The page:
“Without getting into too many details, I think that when you grow up and you’re young and something like that happens, you go through a range of emotions from angry to sad to resentment,” Day said last month. “And then as you get older, you start to realize in your 20s and 30s, it kind of makes more sense on what happened, you have a better perspective of what it is. And so, growing up, I didn’t quite understand what all went down.

“And then as I get older, I start to realize that it was a sickness, and that there’s people out there that need help. And that there’s a stigma attached to it that I don’t think is right. And it’s a stigma that maybe even as a young person, I bought into. And then as I got older, I don’t buy that anymore. It’s just like any other sickness. I think if somebody has cancer or somebody gets ill, they need treatment. Well, it’s the same thing with mental health. And I think that’s the biggest thing is breaking these stigmas. Breaking the stigma, especially men, of not having those conversations, that they need help.”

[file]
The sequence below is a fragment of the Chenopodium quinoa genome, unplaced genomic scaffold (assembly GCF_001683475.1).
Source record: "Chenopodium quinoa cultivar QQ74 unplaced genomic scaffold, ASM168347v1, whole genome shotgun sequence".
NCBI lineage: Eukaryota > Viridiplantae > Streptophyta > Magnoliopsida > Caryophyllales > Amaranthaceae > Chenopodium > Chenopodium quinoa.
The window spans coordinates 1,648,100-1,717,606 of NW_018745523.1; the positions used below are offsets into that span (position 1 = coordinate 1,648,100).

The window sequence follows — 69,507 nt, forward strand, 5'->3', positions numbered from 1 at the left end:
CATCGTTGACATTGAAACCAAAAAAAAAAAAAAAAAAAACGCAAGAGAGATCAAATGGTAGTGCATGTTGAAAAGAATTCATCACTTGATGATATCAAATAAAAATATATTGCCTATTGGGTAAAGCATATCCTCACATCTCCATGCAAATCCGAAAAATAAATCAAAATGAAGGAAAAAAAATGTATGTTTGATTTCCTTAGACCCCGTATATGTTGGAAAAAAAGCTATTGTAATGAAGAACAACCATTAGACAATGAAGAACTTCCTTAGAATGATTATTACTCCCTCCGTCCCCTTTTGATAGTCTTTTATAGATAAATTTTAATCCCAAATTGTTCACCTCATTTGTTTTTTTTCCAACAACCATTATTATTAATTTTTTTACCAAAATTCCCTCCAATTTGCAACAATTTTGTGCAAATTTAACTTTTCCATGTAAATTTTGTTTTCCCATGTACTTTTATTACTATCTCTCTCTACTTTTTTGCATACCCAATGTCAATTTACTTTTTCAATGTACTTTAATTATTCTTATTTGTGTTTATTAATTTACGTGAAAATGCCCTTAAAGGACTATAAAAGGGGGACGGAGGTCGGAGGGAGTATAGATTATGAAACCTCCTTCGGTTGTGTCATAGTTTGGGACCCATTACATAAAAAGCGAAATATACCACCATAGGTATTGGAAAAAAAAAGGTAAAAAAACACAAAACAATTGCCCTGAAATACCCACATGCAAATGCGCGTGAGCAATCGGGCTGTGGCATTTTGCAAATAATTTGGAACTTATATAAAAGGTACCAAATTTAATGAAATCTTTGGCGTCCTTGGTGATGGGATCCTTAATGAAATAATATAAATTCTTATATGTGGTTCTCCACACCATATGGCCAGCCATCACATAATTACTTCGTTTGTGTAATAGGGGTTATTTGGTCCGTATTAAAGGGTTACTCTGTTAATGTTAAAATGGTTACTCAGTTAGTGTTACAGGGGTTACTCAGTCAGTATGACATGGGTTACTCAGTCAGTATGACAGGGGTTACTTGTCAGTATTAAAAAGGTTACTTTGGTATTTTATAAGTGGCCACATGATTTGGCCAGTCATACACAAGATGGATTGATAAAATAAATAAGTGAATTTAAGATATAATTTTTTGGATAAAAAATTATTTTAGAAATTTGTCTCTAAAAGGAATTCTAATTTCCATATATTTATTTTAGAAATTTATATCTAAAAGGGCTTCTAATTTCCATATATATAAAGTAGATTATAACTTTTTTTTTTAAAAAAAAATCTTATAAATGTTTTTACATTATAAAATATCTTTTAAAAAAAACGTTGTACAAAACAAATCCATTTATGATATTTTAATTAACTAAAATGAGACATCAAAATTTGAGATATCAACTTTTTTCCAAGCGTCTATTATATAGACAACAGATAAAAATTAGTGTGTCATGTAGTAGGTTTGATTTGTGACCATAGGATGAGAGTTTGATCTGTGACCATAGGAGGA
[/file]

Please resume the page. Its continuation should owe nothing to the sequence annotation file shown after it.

This topic needs more green lights and far fewer red ones. Too many young people already don’t know who to talk to about this, and they certainly don’t want to be called a liar when they finally summon the courage to reach out.

Jim Harbaugh is an old-school coach brought up on old-school teachings. But this isn’t something you can just “rub some dirt on.”